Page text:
Thirty minutes into the family mental health drama No Letting Go 14-year old Tim (Noah Silverman) tosses aside his homework and shouts at his mother, “You don’t get it. I don’t need to go to school anymore.” He has been in therapy since he was ten and seems to have paralyzing anxiety that prevents him from adjusting to school and enjoying formerly fun activities with his friends. His mother Catherine (Cheryl Allison) is very much aware of her middle son’s mental health struggles. She has been dealing with the consequences, often without support or encouragement, for the last four years: former friends offer unasked-for advice and criticize her parenting behind her back; condescending school officials minimize the problem while failing to offer an appropriate learning environment; and husband Henry (Richard Burgi) has a limited understanding of their son’s troubles and Catherine’s efforts to deal with them. At this point in the story Catherine may seem to be the only one who is fully aware of the problem in her family. But Tim is right. Catherine doesn’t get it. Tim’s problems and their effect on the family are going to get much worse before real understanding takes hold and healing begins.
No Letting Go draws on the personal experience of writer and producer Randi Silverman, whose own middle son lives with bipolar disorder (played in the movie by his younger brother Noah). At a recent screening I attended with my wife in Darien, CT, Ms. Silverman stated that she made the movie to inspire community dialogue about childhood mental illness and its impact on families. As the parent of a child with problems similar to Tim’s, I felt such a strong identification with the characters of this movie that it seemed to be my own family’s life depicted on the screen.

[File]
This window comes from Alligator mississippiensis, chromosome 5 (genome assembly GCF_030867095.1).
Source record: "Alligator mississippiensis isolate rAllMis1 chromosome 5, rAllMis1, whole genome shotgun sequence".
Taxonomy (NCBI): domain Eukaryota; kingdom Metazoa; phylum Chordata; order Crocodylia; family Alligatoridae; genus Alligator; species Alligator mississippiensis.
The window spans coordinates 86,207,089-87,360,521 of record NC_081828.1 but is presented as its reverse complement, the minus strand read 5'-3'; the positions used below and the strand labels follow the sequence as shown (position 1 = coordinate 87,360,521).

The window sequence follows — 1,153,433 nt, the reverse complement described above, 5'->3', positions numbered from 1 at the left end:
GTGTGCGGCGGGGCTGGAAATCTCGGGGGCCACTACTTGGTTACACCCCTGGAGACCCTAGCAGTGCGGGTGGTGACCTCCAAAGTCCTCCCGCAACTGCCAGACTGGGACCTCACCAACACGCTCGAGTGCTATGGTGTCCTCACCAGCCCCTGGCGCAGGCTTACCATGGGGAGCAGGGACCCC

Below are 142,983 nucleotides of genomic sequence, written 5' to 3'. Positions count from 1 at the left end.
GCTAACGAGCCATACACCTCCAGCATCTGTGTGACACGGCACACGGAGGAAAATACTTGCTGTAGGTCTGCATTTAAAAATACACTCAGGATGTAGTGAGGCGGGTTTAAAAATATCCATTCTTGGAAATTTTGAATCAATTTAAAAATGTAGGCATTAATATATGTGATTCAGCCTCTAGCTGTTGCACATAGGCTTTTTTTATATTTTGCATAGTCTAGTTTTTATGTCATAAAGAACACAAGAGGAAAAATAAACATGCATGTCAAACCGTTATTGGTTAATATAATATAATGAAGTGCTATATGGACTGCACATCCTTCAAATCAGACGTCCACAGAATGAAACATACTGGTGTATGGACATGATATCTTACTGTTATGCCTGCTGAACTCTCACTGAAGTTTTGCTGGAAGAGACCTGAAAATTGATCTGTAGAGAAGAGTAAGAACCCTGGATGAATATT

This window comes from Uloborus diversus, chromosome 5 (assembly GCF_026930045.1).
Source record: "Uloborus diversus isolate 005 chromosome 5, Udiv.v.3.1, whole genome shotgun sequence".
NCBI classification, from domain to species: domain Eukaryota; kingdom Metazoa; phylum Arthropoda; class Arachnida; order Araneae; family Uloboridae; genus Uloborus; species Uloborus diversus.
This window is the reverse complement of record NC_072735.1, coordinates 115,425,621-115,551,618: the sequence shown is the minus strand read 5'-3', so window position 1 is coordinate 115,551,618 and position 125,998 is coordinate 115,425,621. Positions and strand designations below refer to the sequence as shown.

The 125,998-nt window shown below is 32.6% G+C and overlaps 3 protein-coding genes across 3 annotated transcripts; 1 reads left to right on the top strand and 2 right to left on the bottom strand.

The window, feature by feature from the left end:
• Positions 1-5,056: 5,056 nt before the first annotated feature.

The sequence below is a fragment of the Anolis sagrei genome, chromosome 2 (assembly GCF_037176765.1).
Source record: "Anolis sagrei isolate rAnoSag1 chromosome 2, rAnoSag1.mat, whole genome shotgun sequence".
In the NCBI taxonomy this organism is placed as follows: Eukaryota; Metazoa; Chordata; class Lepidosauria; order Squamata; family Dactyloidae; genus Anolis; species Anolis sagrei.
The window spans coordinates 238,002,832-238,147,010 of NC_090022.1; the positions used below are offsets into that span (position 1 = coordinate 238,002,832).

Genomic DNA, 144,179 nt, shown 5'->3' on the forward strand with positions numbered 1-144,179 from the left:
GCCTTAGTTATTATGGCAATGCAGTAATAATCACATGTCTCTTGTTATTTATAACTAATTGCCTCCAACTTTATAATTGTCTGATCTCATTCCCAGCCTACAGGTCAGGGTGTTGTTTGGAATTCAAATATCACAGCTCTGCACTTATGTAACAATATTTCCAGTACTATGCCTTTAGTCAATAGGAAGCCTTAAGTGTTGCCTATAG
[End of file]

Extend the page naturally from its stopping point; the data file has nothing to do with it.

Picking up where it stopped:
No Letting Go is partly a story about grief: a family struck by and eventually coming to terms with the emergence of a serious, potentially-disabling illness in a child. At the point in the story when Tim is ready to give up on school, Catherine and Henry are still in the earliest stages of grief – denial and anger. They know there is a problem, a serious problem, but they have yet to grasp how serious, let alone how to come to terms with it and be effective advocates for their son.
By midpoint in the story, Tim’s problems have escalated to the point that he is not attending school and his parents can no longer manage him. They take him to an expensive specialist with a long waiting list of patients and are told “There are worse things than not going to school.” When the doctor tells them Tim has bipolar disorder the gravity of their son’s condition begins to sink in. “Timothy has an illness. Do you really understand that,” the doctor asks.
In what might be considered the negotiation stage of grief, Catherine resists the doctor’s recommendation to send him to a residential treatment center for as long as a year. The doctor tells her “it is humanly impossible for you to provide the kind of structure he needs.” Catherine and Henry fight the urge to send their son away for as long as they can, until the crisis reaches a breaking point. In a heart-rending scene they break the news to Tim and two big men show up at the house to escort him to the treatment center.